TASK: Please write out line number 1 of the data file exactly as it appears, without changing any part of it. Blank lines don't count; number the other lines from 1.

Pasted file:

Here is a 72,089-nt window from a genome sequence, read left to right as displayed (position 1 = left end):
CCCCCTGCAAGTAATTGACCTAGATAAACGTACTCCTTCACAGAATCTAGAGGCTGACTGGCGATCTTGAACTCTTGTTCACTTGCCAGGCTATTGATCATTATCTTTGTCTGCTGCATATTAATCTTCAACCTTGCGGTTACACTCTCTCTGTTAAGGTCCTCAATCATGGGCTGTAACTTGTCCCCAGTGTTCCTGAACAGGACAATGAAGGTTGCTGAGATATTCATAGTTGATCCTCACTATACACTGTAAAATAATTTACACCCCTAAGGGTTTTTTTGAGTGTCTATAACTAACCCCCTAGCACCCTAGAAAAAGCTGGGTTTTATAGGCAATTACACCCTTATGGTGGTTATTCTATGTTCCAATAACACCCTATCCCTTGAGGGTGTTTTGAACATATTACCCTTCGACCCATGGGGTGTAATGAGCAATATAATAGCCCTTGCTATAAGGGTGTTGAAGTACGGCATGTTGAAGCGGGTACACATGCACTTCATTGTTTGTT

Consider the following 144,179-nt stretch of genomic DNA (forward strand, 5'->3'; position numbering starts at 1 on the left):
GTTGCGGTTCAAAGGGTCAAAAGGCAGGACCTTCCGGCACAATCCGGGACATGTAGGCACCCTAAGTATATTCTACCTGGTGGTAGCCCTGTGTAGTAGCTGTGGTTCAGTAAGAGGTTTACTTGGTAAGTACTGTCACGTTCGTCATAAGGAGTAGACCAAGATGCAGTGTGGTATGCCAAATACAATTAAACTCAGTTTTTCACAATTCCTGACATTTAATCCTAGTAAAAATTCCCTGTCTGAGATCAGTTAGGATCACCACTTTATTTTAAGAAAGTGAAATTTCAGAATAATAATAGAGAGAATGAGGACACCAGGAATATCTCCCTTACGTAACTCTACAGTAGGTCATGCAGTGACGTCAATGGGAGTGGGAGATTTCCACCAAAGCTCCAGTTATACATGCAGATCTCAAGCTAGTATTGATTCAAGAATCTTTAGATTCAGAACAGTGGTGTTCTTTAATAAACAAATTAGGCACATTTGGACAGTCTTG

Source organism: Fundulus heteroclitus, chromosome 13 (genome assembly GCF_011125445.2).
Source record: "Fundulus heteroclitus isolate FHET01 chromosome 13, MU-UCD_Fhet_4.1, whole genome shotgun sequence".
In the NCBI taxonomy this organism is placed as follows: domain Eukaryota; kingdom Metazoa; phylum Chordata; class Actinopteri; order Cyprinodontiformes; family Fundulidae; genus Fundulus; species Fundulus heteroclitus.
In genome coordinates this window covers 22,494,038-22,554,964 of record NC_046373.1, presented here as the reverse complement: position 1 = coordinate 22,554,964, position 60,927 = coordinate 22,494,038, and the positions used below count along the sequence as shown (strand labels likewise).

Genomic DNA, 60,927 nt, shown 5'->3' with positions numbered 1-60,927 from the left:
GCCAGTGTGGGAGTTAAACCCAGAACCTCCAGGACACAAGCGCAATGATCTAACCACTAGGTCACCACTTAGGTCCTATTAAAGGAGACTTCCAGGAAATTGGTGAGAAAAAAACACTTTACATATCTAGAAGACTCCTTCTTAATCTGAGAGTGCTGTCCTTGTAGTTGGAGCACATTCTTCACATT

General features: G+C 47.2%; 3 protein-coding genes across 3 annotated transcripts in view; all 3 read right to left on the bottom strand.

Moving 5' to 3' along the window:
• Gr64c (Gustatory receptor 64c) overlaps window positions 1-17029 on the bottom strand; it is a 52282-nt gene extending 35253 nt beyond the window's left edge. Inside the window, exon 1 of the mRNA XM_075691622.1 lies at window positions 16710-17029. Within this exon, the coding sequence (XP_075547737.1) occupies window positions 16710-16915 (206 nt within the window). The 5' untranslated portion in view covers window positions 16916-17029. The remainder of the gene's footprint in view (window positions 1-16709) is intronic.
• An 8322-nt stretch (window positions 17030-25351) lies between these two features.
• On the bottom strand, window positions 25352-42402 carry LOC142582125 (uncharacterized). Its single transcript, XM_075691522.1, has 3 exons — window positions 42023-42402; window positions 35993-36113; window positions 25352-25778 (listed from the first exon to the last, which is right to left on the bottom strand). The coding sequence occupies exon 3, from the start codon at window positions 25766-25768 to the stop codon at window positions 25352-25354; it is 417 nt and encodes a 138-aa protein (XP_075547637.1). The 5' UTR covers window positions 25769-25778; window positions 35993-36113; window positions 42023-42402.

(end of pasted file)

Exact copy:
Here is a 72,089-nt window from a genome sequence, read left to right as displayed (position 1 = left end):